Understanding Social Psychology And How Relationships With Others Can Influence An Individual 's Thoughts And Behaviors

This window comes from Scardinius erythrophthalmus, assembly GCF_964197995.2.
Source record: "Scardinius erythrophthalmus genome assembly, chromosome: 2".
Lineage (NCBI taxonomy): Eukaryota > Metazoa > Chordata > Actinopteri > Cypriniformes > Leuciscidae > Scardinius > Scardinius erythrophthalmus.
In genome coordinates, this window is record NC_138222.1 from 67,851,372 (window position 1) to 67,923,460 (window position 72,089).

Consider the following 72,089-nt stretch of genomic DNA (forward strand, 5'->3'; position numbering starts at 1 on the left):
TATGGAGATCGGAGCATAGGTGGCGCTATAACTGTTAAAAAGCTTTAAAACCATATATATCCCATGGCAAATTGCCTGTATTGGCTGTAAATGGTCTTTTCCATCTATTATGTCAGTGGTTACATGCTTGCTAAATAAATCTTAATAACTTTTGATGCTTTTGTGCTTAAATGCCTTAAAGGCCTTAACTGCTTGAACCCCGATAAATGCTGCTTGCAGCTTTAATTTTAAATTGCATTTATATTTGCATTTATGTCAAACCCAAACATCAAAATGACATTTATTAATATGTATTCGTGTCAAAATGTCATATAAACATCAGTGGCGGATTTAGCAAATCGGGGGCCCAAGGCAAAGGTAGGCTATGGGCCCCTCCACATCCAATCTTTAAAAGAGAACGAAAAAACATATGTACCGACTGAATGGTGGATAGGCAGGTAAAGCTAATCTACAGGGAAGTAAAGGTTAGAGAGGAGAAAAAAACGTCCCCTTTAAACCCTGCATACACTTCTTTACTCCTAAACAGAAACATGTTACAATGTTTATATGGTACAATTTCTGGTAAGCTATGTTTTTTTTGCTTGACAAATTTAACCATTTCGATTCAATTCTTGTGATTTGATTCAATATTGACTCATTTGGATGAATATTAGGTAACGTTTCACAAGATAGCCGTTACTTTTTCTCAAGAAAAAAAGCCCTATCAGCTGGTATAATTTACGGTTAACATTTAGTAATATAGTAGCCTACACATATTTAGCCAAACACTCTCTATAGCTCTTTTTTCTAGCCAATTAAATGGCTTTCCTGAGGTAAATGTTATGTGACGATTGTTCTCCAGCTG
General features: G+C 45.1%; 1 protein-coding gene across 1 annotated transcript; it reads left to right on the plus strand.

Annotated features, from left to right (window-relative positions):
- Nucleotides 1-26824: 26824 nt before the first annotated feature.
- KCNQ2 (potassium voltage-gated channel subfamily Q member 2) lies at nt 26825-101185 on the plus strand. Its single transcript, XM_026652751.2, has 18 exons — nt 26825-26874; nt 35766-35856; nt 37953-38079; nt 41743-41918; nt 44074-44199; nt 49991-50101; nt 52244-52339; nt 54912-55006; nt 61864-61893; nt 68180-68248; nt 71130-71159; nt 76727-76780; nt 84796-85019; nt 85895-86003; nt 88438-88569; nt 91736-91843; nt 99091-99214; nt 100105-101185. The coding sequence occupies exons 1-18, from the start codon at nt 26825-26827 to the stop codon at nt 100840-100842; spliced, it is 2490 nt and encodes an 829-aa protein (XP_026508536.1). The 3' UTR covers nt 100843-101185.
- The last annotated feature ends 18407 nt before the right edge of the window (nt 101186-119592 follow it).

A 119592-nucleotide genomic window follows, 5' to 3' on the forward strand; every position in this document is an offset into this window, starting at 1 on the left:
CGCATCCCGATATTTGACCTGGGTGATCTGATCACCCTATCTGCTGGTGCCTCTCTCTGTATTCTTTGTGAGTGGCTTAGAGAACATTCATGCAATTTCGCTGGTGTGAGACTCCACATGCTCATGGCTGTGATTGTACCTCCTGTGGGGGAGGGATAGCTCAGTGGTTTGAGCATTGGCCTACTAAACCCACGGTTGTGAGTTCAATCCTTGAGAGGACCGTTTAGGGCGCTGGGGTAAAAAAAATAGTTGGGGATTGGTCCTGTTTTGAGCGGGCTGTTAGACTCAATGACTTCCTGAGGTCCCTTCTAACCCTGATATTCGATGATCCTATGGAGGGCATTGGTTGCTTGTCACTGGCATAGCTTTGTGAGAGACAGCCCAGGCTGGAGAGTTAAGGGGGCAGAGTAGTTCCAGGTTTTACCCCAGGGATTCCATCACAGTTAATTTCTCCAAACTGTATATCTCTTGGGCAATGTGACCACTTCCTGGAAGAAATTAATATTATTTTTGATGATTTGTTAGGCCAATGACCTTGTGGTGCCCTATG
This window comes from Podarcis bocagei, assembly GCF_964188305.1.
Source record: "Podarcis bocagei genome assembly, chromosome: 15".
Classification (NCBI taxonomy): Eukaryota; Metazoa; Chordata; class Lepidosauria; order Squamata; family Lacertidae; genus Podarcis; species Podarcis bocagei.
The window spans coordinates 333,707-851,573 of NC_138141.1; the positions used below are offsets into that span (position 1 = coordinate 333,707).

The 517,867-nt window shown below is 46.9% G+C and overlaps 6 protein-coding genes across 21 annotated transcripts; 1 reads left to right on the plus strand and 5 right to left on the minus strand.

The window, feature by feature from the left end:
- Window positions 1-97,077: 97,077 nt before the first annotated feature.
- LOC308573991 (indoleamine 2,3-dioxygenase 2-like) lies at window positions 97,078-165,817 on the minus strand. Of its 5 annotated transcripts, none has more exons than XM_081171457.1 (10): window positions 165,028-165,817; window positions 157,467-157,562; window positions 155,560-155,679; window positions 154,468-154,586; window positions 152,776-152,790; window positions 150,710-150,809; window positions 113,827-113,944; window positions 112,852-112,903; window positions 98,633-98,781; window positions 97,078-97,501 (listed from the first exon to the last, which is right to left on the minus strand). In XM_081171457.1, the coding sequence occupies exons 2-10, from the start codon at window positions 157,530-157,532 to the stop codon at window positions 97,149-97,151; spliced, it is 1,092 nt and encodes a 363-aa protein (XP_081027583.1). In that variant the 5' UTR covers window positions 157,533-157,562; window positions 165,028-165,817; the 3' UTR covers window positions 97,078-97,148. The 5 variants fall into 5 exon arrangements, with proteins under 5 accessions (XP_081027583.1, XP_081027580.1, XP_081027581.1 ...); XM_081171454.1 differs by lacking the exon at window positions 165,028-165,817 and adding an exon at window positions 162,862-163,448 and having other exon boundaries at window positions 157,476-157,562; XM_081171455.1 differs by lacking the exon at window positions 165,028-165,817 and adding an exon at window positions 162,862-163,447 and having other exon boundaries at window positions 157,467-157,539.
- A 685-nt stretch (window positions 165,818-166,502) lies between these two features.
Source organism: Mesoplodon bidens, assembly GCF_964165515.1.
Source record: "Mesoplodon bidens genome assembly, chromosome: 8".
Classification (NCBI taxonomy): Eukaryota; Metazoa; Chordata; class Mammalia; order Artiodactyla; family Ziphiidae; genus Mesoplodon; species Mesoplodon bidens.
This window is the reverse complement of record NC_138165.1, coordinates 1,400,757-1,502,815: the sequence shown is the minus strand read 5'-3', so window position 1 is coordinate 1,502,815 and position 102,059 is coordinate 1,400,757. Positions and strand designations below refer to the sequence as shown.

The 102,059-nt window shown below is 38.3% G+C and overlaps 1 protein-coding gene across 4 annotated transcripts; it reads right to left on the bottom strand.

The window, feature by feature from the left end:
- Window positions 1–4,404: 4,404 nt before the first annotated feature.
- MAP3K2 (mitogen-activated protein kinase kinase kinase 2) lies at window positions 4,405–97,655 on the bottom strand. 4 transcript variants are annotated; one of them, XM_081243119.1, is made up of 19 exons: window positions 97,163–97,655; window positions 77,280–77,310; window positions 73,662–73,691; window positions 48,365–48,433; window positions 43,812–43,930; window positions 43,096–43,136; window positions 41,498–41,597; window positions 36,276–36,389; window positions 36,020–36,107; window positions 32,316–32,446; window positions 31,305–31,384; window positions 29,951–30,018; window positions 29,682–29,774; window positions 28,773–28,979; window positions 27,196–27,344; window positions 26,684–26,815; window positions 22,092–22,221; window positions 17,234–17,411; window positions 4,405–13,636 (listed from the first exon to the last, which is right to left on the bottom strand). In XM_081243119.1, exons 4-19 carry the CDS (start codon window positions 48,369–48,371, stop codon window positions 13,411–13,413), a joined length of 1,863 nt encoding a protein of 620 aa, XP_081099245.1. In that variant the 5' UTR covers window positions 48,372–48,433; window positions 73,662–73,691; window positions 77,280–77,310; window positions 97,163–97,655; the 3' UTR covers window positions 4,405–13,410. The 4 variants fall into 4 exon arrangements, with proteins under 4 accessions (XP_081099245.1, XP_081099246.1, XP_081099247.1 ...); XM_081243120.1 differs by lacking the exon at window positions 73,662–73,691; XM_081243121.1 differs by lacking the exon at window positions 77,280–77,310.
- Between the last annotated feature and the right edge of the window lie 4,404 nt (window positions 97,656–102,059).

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When studying social psychology, it is essential for one to understand social groups, how they work, and how relationships with others can influence an individual’s thoughts and behaviors. For this reason, a full understanding of cooperation is necessary for social psychologists. Defining Cooperation Cooperation has several components, and therefore must be broken down when being defined. Most importantly, it involves multiple people in any sort of beneficial relationship; that is, the outcome is beneficial for those involved (Jordan, Rand, Arbesman, Fowler, & Christakis 2013). Cooperation also involves some sort of social dilemma, which can be described as a situation in which the advantages for an individual outweigh those for others, or vice versa. Cooperation occurs when the outcome is more beneficial to outsiders, or the majority of those involved, rather than an individual (Attari, Krantz, & Weber 2014). Finally, cooperation involves some sort of goal (Schmid, Psarros, & Schuulte-Ostermann 2008). In other words, all individuals involved have certain intentions that lead them to setting up a system that will allow that goal to be reached. Considering each of these components, one could define cooperation as the coming together of individuals in order to reach a shared goal that will be more beneficial to the group as a whole- more so than any of the individuals alone. Although no conflicting definitions were found in this research, there were conflicting antonyms

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